“It was lots of fun,” says Zack Sabre Jr, incredibly diplomatically. “It’s always eventful. There are always some antics.”
What a great word. “Yes. Well, there are more Brits there now, plus some Americans like Sami [Callahan] – it’s kind of at the point when you’ve basically got a group of mates in a foreign country, climbing into guinea pigs’ cages…I’m trying to think of something embarrassing that Marty [Scurll] did, but I can only think of things I did…”
Sounds like a great trip, but how did the in-ring work go? “I was very pleased. It’s the second time I’ve been in 16-Carat – last year I had a fun match with Colt Cabana, and I had a lot to live up to. I was pleased with my match with Jon Ryan, who’s my trainer, and obviously I’ve wrestled him before but it was great to wrestle him in the show too. wXw really upped everything thing year – we were in the biggest hall in the arena, we had pyro, a big entranceway, and it was just great to see that.
“I ended up going out to Tommy End, but it was just fantastic to have two European wrestlers working together on such a big stage – there were lots of kicks, and there was a bit of fistpumping too.” He pauses. “And crowdsurfing. Apologies to anyone there who got bum and sweat in their faces. But it was a great weekend.”
The fistpumping isn’t something you normally associate with ZSJ – his LDRS partner, Marty Scurll, on the other hand, is the kind of extrovert who revels in that kind of stuff. Would it be fair to say that when they were initially paired together, it was because he wasn’t entirely happy with the showmanship side of pro wrestling, and working with Scurll and gaining more experience has helped to bring that out?
“Yes, I think that would be a fair summary,” he admits. “I’ve always styled myself and the way I wrestle deliberately – that’s how i want to be perceived. But professional wrestling is entertainment at its core, and yes, I’ve gained confidence working with Marty. We were initially seen as the entertainer and a guy who wrestled but perhaps didn’t interact as much as you might want. Now, though, I’m infinitely more confident, and my trips to the US and to Japan have helped with that too. It’s a neverending evolution of how I feel as a wrestler.”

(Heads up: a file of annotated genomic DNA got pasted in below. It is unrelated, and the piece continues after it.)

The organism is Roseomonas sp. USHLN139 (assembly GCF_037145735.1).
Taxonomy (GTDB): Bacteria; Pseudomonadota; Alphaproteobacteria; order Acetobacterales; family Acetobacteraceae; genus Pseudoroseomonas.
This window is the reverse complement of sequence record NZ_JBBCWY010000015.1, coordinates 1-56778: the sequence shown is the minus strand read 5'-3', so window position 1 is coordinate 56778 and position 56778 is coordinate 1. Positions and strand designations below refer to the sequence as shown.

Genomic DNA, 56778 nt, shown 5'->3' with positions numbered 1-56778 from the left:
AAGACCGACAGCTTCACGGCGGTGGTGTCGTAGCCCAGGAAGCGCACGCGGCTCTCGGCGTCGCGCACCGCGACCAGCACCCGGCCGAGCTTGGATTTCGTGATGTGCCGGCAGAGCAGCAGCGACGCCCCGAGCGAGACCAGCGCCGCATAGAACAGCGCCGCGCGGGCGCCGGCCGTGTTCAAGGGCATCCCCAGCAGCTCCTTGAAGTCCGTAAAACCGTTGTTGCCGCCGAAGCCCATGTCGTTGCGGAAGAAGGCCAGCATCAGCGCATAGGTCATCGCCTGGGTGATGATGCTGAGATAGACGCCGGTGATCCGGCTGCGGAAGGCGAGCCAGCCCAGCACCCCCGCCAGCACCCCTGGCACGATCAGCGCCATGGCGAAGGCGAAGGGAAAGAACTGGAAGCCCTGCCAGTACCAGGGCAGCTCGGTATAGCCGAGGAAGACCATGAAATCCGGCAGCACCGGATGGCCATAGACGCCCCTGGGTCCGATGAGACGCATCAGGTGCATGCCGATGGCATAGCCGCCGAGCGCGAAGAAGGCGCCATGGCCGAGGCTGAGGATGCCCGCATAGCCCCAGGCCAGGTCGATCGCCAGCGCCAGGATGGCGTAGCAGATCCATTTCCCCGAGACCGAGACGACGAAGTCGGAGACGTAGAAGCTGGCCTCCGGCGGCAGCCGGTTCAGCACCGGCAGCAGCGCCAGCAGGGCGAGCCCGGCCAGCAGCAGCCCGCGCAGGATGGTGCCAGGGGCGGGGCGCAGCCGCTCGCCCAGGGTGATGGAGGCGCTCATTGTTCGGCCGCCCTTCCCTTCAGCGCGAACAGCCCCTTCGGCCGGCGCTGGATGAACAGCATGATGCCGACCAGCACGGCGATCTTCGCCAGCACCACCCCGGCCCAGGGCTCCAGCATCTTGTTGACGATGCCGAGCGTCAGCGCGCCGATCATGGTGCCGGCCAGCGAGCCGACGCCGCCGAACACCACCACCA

Of course, he and Scurll are facing each other in Progress’s debut show on March 25th. That must be weird, facing a close friend who you work alongside the rest of the time. “No, it’s very natural. Marty and I are completely different in so many ways, and we end up meeting in the middle. We’re both traditional British school as far as mat work goes, though, and when you team with someone for so long, there’s not so much a conscious effort.”
The Progress show is now his focus for the month. “I’ve been to gigs there and always thought what a cool venue it is. I’ve got friends in bands who haven’t played there, so there’ll be no holding back. Plus I know how much effort the Progress boys are putting in.”
Jim Smallman told me earlier in the week that they’ll be encouraging the wrestlers to adopt a strong ROH/Japan style at the show, pretty much allowing the likes of ZSJ free rein. “That’s so appreciated. But that is the beauty of indy wrestling, being able to adapt. If I’m working somewhere where the audience is more family-focused, I might not come down so hard, but I still wrestle my way regardless.”
Yes, speaking of which – what was with that heel promo at ICW? It was a heck of a surprise. He laughs. “I’ve only been up there once, that one time, but I will be there again. They’ve just created their own niche within a niche – they’re all casuals, everyone is there to have fun. It’s actually one of my favourite atmospheres to wrestle in; there’s so much noise and it’s just a barrage of drunken crazy Scots. I’m sure I’ll have more chats with my Scottish friends in the future!”
They might throw haggis at you. He considers. “Actually, they might.”
Also, what was with your accent in that promo? It was rather…BBC English, shall we say? He laughs again. “I do that all around America too! Like, <puts on odd high-pitched voice> ‘Ooh, I’m the prince!’ You’ve basically got the choice of speaking like a member of the aristocracy or speaking like something out of Oliver Twist and asking for gruel. It’s more fun being faux royalty.”
I’d been told not to ask about it, but I can’t resist – that match with KENTA, one of the most brutal, hard-hitting things I have seen. What was that like? “It was phenomenal. KENTA is one of the toughest guys I’ve ever been in the ring with.”
I confess that I find it hard to rewatch, having seen it once and just thinking, “Wow, Zack’s getting the hell kicked out of him.”
He pauses, and then sounds slightly concerned. “Well, it’s OK, there’s nothing to worry about. Spoiler alert – I don’t get hurt! Guys like KENTA just want to show who is most dominant, and it’s such an honour to be on the show and to be put against guys like that.
“Actually, I try not to think about it too much, and it flies by. You just think I want to be on these shows, and when you get the chance, you could get overwhelmed but there’s so much to concentrate on it’s just nice! I’ve never actually had an injury, and I put that down to the quality of my opponents. But your entire body aches after that sort of weekend. I won’t go to the gym on a Monday morning after that.”